THE ENDOCRINE SYSTEM
Prof. Atsma © 2005, 2009, 2011
The following is a narrative summary of the topic. Click here for the endocrine system "Classroom Notes" that you can print out and bring to class to save yourself a lot of note-taking.
Like the nervous system, the Endocrine system is a communication system which uses chemical messengers. The difference is that the message is carried by the blood rather than traveling along an axon. For this reason, the endocrine system's effects are generally somewhat slower to induce, and are longer lasting than those produced by nervous stimulation.
Endocrine glands are stimulated one of three ways: 1) by nervous impulses, usually from the hypothalamus; 2) hormones, usually from the hypothalamus or the adenohypophysis; and 3) humoral stimulation, where it is usually a chemical regulated by the hormone (i.e. calcium, glucose) which induces or suppresses hormone release.
[Note: There are some hormones which are produced by endocrine tissues rather than distinct endocrine glands. Others, usually referred to as paracrines (or sometimes "local hormones"), simply diffuse to nearby cells. For this course, the major endocrine glands and their hormones are the main focus.]
Mechanisms of Hormone Action
There are two basic classes of hormones, each with very different modes of action. What they have in common is that they follow the basic pathway outlined below:
Endocrine gland --------> Hormone --------> Blood --------> Target cell receptor
Steroid hormones are lipid-soluble, and thus can easily pass through the plasma membrane and combine with receptors inside the cell. The hormone-receptor combination seems to directly affect the cell's DNA, and either directly initiate or inhibit some cell function. Estrogen stimulating the growth of the uterine lining would be an example.
Amino acid or peptide based hormones usually are unable to directly enter cells, and must instead bind to membrane bound receptors. [Note: Some of the smaller amino acid hormones are able to penetrate the plasma membrane, but this is the exception, not the rule.] The hormone binding to the receptor in the plasma membrane allows for activation of G-proteins within the membrane. The G-proteins, in turn, activate or deactivate enzymes typically found attached to the membrane on the inside of the cell. Stimulatory hormones (and their related stimulatory G-proteins) usually activate the enzyme in question, which will then produce a chemical referred to as a second messenger. A second messenger such as cAMP modifies the cytoplasmic biochemistry in a way that signals the cell to take some action (growth, metabolic changes, protein synthesis, etc.). Inhibitory hormones (and their related stimulatory G-proteins) usually inactivate this enzyme, bringing the production of the second messenger to a halt. Antagonistic stimulatory and inhibitory hormones are not found in all second messenger systems, but are present wherever tight control of homeostasis is necessary. Most of the human body's hormones are peptide based ones. Insulin and glucagon would be an example of an antagonistic hormone system in this category.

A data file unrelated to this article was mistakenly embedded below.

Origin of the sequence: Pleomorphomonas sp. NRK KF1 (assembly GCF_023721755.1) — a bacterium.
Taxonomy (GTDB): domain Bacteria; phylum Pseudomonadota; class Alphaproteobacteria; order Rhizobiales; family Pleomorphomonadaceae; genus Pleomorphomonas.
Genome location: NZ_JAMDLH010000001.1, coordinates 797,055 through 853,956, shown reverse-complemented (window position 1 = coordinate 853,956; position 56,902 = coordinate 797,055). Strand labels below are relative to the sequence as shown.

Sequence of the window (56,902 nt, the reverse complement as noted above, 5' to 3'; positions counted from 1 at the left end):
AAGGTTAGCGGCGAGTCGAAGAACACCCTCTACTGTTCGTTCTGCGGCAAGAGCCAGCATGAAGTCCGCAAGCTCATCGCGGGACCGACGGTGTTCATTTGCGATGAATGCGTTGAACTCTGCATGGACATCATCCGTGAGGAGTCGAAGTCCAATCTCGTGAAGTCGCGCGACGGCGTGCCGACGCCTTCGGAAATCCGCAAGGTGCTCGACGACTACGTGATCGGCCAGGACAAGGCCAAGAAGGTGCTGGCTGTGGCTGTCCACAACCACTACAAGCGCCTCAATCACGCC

Factors Affecting Hormone Action
Considering that hormones and their receptors finding each other
is random, concentration of the hormone will affect how strongly a target
cell can be stimulated. The amount produced and its half-life are the biggest
factors in concentration. Interaction with other hormones is a
consideration, as some hormones require the action of another hormone to have
significant affects ("permissiveness"), and others may have an
amplified affect when another hormone enters the picture
("synergism"). Finally, Up-regulation and
Down-regulation, where the target cell increases or decreases